narrow spectral


Scientists discover diamond defects can secure data transmission and measure temperatures

  • April 23, 2023
Scientists discover diamond defects to secure data transmission and measure temperatures
The black-and-white picture shows a microdiamond crystal as seen with a scanning electron microscope. The overlaid blue square with scattered spots of color is a fluorescence microscopy image highlighting the new color centers discovered by the authors of the study. These are defects that re-emit previously absorbed light in a narrow spectral range. Namely, as seen in the graph to the right, most of the emission occurs at a wavelength of about 630 nanometers. This peak has the merit of being clearly discernible, and it shifts depending on ambient temperature, allowing the diamond to be used as a remote temperature sensor. Credit: Arthur Neliubov/Skoltech

Scientists from Skoltech, Moscow Pedagogical State University, and other research centers have discovered a new class of defects in diamond that may be of use for quantum information processing and precise and remote temperature measurements within very small objects, such as living cells. The findings are reported in a letter published in Physical Review B.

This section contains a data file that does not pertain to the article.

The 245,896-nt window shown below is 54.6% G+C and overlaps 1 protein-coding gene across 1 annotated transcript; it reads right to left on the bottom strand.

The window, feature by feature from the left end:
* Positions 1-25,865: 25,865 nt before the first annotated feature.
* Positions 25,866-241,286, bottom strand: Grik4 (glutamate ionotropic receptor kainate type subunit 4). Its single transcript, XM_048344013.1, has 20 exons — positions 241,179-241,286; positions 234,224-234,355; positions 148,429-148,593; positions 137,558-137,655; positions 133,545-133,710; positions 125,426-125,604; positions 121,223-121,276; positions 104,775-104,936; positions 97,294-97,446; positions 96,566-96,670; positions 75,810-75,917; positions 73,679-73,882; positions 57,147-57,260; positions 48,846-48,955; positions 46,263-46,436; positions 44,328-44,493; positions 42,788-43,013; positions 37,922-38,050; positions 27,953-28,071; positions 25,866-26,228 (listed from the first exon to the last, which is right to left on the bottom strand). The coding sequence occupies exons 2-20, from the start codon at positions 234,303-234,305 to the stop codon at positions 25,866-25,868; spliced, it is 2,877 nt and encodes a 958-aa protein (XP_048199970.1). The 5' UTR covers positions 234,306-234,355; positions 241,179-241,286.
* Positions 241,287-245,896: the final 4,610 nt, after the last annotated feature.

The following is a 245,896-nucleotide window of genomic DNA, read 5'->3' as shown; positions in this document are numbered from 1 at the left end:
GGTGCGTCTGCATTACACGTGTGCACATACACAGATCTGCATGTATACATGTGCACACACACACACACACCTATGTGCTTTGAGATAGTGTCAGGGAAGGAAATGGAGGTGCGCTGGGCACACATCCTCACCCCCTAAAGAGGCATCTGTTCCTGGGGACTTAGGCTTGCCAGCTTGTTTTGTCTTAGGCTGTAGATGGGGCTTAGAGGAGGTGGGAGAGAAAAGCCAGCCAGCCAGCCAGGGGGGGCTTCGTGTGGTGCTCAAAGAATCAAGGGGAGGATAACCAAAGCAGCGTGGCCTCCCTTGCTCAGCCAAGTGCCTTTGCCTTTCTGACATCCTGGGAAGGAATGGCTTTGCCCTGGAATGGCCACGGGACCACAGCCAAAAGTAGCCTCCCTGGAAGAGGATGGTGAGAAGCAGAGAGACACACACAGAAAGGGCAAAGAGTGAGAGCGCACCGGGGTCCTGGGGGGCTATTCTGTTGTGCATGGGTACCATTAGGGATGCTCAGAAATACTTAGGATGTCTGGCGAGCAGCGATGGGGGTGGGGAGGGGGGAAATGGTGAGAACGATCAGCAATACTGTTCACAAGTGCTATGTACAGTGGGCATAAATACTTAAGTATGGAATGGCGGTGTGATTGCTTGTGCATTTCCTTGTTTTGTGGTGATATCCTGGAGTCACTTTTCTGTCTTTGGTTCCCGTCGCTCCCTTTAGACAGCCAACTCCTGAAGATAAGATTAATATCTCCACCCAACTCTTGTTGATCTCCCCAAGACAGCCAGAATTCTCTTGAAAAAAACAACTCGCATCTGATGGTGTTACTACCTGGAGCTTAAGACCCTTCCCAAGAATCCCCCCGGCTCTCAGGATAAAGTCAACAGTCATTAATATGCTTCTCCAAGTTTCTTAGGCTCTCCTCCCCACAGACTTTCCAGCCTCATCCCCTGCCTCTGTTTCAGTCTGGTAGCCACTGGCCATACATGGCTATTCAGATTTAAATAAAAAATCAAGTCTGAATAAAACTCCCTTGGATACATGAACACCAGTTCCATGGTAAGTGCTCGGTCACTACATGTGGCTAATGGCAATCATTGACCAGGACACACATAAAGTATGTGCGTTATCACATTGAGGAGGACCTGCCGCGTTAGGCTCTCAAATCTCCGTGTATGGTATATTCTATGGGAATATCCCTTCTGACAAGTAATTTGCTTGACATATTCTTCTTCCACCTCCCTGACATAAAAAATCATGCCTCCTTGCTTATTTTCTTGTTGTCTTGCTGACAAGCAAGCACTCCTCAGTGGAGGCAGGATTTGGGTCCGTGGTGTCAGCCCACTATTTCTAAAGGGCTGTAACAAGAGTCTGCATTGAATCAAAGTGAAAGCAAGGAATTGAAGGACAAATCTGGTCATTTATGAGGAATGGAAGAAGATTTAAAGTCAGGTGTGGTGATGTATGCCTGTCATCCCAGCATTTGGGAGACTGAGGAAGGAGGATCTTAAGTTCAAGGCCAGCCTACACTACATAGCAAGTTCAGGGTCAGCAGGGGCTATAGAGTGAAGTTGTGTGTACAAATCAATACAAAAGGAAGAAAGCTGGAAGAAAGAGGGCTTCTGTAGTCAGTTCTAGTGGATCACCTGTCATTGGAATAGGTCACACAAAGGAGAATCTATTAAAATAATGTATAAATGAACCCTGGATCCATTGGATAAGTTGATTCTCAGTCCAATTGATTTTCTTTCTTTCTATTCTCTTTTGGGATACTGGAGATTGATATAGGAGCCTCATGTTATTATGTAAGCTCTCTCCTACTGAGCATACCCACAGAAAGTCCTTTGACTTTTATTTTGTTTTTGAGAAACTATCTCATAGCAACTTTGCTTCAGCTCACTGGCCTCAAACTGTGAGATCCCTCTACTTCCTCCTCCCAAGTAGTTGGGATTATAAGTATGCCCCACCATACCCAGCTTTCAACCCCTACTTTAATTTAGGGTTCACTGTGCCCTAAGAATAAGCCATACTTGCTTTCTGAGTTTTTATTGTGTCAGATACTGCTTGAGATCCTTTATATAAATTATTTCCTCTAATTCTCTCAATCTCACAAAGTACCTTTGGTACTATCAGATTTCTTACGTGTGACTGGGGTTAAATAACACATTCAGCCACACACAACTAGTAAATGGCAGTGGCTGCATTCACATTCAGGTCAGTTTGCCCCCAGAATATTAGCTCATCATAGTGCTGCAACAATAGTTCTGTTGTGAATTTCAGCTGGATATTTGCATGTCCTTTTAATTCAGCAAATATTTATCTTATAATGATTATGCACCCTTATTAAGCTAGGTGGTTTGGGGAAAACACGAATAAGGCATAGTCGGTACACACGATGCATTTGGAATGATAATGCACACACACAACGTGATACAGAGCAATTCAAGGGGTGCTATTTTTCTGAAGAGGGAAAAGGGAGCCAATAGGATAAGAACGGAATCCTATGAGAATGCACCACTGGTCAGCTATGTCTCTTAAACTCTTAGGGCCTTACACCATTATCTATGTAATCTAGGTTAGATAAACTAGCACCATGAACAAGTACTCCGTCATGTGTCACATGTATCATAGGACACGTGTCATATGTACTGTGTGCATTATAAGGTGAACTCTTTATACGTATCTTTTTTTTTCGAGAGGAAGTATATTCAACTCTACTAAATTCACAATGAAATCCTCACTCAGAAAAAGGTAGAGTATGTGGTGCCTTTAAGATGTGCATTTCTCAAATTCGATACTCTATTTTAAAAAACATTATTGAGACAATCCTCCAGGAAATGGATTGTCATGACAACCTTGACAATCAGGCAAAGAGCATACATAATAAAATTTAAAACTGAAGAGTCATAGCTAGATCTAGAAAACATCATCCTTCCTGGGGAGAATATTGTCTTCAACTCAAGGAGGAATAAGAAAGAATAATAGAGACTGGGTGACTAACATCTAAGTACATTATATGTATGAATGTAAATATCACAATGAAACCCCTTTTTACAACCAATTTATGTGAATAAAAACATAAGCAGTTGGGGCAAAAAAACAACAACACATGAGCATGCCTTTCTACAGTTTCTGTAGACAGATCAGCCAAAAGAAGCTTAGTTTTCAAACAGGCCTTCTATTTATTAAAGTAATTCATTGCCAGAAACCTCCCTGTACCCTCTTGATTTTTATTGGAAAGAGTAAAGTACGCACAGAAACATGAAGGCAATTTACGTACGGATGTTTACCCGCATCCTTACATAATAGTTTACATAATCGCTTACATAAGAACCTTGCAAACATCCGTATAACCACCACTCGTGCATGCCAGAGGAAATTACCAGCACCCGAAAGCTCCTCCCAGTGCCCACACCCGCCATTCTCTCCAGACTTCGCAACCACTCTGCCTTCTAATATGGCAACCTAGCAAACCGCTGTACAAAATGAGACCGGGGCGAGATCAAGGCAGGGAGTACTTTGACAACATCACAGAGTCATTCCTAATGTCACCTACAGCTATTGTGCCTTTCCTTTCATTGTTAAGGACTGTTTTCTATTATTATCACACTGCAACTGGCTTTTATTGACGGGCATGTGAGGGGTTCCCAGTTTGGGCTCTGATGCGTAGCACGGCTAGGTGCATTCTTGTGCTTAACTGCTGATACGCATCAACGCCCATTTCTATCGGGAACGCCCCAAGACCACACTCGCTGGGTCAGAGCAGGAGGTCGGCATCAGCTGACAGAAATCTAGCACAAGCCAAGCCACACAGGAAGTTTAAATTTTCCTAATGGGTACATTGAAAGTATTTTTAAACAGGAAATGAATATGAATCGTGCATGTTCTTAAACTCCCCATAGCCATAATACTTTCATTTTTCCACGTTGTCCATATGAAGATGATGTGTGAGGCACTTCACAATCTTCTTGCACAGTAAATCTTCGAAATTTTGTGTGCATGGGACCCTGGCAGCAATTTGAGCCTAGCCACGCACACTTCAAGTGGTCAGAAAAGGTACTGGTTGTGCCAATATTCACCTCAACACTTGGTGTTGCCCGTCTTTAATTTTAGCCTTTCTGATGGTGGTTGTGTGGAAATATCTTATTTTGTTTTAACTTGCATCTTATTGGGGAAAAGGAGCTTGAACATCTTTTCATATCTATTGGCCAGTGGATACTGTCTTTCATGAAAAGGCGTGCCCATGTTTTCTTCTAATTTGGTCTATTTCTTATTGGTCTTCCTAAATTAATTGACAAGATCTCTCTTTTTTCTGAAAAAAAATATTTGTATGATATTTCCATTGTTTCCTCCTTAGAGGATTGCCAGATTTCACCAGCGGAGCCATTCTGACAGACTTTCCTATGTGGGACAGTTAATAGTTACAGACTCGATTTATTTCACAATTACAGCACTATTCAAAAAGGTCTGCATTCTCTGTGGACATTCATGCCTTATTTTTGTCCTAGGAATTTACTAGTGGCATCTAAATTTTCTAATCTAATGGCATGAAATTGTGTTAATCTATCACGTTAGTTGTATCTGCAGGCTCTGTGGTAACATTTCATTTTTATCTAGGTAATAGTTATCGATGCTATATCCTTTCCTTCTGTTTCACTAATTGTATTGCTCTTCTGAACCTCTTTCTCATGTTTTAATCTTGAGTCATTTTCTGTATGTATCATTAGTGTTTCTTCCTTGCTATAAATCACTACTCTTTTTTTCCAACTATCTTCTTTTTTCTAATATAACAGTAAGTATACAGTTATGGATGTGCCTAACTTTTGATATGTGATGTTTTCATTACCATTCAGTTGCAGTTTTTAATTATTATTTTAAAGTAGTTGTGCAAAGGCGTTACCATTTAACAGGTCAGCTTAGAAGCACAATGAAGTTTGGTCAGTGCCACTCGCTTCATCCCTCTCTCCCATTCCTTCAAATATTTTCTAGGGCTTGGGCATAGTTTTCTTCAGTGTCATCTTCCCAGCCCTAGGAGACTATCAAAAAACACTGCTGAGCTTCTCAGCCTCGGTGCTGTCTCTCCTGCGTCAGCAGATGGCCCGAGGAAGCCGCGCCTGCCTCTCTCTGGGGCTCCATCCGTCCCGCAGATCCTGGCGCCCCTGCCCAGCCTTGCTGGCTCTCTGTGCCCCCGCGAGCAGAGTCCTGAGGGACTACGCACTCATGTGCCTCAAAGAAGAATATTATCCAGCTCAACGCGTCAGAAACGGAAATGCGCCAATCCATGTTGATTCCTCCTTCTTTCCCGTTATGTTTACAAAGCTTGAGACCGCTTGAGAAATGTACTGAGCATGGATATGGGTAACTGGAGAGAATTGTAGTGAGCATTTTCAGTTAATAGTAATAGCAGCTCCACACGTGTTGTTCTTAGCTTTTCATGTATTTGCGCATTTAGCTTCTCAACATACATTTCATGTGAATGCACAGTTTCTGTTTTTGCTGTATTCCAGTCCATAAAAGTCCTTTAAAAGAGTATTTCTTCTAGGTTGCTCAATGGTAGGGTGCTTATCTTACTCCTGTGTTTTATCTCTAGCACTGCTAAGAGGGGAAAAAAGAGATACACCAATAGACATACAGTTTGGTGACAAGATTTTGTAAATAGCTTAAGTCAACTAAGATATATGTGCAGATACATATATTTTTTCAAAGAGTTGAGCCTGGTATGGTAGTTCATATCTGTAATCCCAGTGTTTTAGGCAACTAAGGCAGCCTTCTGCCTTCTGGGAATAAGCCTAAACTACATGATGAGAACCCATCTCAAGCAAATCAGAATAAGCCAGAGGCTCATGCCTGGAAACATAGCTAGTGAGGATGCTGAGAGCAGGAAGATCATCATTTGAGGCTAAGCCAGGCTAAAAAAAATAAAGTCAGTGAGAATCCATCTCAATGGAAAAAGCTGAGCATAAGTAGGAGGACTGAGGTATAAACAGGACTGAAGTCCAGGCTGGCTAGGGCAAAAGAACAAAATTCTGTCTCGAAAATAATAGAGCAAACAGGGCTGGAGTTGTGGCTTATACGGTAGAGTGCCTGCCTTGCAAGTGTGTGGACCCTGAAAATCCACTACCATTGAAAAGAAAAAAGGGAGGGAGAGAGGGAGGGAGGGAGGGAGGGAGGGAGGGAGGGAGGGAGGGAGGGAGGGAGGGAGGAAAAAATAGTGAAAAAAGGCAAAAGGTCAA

Color centers are an umbrella term for defects of various nature in a transparent crystal, usually diamond. Typically, a color center is a foreign atom, such as nitrogen, incorporated into the crystal lattice of diamond, with one or more nearby carbon atoms missing.

What gives color centers their name are their optical properties. While diamond itself is transparent to visible light, color centers are spots in it that have the technologically appealing capacity to absorb light and effectively re-emit it in a rather narrow spectral band—that is, with a very specific color (wavelength). Importantly, color centers can effectively emit single photons. There are several potential applications where this narrow-band single-photon emission comes in handy.

Single photons are building blocks for quantum optics and quantum information applications. For example, such photons are useful for the ultimate data security technology—quantum encryption.

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